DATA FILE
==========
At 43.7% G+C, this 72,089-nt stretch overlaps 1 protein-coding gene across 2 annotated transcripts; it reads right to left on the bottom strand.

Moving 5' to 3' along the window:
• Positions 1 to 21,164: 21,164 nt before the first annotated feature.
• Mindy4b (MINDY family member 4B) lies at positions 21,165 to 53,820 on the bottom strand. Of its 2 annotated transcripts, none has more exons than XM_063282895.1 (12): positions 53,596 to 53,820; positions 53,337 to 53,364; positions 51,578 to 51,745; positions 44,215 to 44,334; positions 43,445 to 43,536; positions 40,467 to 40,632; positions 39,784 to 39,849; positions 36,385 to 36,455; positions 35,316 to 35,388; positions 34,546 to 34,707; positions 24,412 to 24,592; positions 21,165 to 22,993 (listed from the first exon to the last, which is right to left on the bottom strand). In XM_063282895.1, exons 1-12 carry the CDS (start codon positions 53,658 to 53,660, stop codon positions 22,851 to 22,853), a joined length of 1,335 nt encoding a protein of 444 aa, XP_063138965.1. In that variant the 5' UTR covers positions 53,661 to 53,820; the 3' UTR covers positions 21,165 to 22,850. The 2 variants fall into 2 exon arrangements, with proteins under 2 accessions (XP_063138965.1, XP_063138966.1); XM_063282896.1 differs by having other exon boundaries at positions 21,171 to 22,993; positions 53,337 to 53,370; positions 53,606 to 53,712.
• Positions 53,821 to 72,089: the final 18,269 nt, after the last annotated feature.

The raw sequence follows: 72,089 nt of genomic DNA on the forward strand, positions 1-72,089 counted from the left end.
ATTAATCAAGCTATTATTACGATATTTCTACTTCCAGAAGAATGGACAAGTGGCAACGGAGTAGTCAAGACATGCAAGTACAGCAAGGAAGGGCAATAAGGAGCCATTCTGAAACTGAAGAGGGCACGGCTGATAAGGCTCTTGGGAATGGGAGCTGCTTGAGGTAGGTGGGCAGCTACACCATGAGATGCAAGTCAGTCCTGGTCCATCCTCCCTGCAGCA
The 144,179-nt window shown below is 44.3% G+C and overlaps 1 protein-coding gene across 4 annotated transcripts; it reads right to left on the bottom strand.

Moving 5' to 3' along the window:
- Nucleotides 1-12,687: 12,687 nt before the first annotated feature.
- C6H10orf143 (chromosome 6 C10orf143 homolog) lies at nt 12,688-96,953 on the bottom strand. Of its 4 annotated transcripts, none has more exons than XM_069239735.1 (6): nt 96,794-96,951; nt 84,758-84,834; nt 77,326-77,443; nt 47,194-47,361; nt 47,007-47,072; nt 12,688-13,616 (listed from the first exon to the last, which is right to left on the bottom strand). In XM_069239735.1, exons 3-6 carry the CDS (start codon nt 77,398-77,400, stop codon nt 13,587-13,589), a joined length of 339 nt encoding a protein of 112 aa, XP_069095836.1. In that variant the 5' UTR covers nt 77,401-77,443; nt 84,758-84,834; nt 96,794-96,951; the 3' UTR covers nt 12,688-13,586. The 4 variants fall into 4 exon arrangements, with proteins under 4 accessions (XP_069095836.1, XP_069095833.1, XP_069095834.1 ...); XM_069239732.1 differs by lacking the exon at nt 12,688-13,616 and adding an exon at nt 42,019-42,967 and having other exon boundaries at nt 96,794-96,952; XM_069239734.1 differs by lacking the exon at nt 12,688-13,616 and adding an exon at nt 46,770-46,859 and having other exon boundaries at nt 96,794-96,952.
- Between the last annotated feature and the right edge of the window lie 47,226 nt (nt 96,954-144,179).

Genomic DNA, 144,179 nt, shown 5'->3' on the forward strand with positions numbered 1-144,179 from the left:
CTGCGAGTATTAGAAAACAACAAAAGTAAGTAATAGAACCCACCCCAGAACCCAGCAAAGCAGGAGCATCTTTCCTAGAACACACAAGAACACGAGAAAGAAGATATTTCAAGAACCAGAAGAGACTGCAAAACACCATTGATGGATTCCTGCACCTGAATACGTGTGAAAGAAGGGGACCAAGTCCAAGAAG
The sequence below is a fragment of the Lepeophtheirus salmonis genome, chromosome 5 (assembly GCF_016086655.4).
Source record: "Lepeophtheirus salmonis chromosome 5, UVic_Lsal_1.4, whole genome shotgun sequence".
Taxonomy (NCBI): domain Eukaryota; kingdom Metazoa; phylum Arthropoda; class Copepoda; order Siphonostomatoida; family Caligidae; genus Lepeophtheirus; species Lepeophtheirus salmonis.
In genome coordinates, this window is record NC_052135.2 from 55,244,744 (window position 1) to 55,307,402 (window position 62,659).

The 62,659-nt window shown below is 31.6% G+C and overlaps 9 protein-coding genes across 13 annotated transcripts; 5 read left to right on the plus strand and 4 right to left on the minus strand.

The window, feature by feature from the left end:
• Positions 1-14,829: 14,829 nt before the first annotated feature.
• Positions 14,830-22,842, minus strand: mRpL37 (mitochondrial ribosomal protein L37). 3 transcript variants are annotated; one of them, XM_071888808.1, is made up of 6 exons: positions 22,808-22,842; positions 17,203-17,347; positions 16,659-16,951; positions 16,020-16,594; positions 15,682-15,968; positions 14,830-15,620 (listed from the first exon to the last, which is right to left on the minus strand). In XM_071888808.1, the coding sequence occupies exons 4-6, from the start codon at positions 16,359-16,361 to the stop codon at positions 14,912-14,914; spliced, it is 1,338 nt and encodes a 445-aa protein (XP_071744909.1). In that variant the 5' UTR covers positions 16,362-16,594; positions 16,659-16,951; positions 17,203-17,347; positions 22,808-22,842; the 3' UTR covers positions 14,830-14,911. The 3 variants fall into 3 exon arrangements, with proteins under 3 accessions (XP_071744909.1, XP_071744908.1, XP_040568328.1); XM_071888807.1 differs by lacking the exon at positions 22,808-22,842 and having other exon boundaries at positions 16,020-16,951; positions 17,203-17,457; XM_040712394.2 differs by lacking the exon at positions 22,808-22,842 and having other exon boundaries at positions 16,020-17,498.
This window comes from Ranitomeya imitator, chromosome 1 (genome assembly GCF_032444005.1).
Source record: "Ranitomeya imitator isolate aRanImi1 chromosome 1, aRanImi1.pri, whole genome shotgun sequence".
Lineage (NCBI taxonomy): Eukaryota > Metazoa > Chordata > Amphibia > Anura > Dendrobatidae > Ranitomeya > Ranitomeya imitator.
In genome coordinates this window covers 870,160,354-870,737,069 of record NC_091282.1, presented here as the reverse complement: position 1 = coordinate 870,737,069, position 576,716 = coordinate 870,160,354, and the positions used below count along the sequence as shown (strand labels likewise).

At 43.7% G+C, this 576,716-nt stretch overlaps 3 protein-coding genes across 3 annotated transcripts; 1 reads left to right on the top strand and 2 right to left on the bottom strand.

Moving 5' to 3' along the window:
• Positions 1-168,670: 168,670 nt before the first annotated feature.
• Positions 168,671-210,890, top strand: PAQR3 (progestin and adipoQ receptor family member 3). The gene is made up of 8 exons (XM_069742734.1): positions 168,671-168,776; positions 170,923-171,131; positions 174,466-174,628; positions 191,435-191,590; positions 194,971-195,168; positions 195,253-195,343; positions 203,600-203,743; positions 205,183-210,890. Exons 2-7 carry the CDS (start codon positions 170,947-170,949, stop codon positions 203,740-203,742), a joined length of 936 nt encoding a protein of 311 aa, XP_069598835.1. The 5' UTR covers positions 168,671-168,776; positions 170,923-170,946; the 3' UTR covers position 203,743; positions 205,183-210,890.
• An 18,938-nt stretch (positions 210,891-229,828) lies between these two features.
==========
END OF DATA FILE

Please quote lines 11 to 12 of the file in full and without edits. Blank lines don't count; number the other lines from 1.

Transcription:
- C6H10orf143 (chromosome 6 C10orf143 homolog) lies at nt 12,688-96,953 on the bottom strand. Of its 4 annotated transcripts, none has more exons than XM_069239735.1 (6): nt 96,794-96,951; nt 84,758-84,834; nt 77,326-77,443; nt 47,194-47,361; nt 47,007-47,072; nt 12,688-13,616 (listed from the first exon to the last, which is right to left on the bottom strand). In XM_069239735.1, exons 3-6 carry the CDS (start codon nt 77,398-77,400, stop codon nt 13,587-13,589), a joined length of 339 nt encoding a protein of 112 aa, XP_069095836.1. In that variant the 5' UTR covers nt 77,401-77,443; nt 84,758-84,834; nt 96,794-96,951; the 3' UTR covers nt 12,688-13,586. The 4 variants fall into 4 exon arrangements, with proteins under 4 accessions (XP_069095836.1, XP_069095833.1, XP_069095834.1 ...); XM_069239732.1 differs by lacking the exon at nt 12,688-13,616 and adding an exon at nt 42,019-42,967 and having other exon boundaries at nt 96,794-96,952; XM_069239734.1 differs by lacking the exon at nt 12,688-13,616 and adding an exon at nt 46,770-46,859 and having other exon boundaries at nt 96,794-96,952.
- Between the last annotated feature and the right edge of the window lie 47,226 nt (nt 96,954-144,179).